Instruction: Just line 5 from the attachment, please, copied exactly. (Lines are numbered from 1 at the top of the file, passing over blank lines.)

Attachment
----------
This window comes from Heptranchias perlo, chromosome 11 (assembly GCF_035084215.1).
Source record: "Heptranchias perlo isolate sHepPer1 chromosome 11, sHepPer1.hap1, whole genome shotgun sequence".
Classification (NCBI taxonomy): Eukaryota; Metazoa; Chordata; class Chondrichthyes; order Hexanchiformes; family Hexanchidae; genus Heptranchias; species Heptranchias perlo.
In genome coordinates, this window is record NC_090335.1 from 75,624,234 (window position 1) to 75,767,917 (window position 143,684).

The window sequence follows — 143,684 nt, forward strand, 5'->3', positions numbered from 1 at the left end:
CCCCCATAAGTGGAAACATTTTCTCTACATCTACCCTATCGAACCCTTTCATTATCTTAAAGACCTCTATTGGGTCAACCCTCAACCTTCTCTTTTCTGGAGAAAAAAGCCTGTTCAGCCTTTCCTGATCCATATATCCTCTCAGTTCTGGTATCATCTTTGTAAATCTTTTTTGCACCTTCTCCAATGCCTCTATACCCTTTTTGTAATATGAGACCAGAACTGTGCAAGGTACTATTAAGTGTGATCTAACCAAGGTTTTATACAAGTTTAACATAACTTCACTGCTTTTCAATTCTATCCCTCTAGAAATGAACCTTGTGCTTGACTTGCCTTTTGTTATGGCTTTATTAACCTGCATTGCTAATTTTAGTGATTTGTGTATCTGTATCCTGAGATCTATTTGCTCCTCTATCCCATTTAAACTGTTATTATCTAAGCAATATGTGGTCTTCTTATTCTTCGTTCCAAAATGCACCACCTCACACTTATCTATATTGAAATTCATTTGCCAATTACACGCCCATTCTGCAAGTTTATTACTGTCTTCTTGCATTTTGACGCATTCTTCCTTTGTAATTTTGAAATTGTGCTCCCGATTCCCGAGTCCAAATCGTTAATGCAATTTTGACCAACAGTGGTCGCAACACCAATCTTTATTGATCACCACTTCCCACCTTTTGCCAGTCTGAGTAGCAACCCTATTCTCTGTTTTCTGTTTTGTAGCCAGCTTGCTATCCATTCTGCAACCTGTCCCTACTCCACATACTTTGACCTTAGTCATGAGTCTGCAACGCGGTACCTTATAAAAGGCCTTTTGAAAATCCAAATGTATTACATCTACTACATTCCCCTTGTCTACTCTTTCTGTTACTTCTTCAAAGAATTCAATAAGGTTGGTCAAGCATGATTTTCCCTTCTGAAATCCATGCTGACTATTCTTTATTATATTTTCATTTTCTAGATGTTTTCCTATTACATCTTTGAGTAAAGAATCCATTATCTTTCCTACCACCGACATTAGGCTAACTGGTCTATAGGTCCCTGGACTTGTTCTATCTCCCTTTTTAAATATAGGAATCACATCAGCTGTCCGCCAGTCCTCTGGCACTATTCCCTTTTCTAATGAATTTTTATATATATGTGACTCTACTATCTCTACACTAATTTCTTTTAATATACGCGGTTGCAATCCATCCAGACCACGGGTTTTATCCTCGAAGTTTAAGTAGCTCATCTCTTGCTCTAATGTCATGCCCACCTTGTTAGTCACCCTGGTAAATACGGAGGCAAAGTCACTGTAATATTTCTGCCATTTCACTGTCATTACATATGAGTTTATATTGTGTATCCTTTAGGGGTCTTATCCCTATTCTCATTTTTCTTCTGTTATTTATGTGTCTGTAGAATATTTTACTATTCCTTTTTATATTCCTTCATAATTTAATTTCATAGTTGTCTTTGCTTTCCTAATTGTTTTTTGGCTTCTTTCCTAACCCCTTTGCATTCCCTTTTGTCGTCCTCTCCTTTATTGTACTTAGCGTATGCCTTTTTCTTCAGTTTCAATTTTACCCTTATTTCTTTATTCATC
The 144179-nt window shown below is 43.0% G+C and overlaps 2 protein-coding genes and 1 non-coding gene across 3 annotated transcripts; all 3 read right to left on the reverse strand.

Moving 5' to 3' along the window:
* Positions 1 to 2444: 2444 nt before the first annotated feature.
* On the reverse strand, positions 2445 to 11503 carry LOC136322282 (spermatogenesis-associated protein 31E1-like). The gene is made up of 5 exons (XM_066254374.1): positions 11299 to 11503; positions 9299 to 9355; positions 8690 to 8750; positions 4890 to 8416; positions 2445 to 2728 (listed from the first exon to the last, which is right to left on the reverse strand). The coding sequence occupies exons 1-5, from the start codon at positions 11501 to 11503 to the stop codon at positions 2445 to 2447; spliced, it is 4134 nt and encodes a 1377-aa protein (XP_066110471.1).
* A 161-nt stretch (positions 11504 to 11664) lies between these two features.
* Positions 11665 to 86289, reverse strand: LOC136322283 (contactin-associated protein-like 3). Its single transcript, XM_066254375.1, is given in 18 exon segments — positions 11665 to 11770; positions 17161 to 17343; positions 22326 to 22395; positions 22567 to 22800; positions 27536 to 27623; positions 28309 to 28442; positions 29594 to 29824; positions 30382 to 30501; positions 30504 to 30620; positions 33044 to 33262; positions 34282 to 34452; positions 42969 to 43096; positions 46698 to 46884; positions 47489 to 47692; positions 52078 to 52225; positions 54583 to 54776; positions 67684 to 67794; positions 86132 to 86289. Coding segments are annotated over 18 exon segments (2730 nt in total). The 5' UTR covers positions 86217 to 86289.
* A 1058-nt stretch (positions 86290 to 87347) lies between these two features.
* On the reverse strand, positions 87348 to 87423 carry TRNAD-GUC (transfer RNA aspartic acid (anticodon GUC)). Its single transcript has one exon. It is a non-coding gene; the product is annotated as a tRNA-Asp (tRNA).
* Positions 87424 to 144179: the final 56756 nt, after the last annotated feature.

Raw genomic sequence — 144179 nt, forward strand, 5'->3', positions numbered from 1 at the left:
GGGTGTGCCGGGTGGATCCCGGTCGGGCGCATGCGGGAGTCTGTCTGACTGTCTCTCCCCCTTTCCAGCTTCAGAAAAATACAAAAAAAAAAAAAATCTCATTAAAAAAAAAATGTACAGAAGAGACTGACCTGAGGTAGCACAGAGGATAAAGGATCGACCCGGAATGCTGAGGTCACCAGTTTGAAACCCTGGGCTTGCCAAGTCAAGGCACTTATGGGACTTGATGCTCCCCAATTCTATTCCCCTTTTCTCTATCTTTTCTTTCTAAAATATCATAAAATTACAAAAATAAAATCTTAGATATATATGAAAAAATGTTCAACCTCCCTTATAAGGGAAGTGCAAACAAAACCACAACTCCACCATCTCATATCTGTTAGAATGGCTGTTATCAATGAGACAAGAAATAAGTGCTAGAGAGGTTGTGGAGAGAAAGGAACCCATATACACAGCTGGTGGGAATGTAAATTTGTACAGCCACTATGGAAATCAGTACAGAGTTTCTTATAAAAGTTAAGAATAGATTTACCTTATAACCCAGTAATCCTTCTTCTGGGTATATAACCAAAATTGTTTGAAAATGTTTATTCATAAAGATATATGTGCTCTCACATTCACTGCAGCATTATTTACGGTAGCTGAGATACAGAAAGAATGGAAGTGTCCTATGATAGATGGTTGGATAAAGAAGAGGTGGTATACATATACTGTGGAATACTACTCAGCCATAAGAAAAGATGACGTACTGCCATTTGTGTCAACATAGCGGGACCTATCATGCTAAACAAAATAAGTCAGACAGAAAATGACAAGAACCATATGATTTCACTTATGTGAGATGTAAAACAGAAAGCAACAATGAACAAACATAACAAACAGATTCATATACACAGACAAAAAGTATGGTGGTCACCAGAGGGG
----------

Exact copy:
The window sequence follows — 143,684 nt, forward strand, 5'->3', positions numbered from 1 at the left end: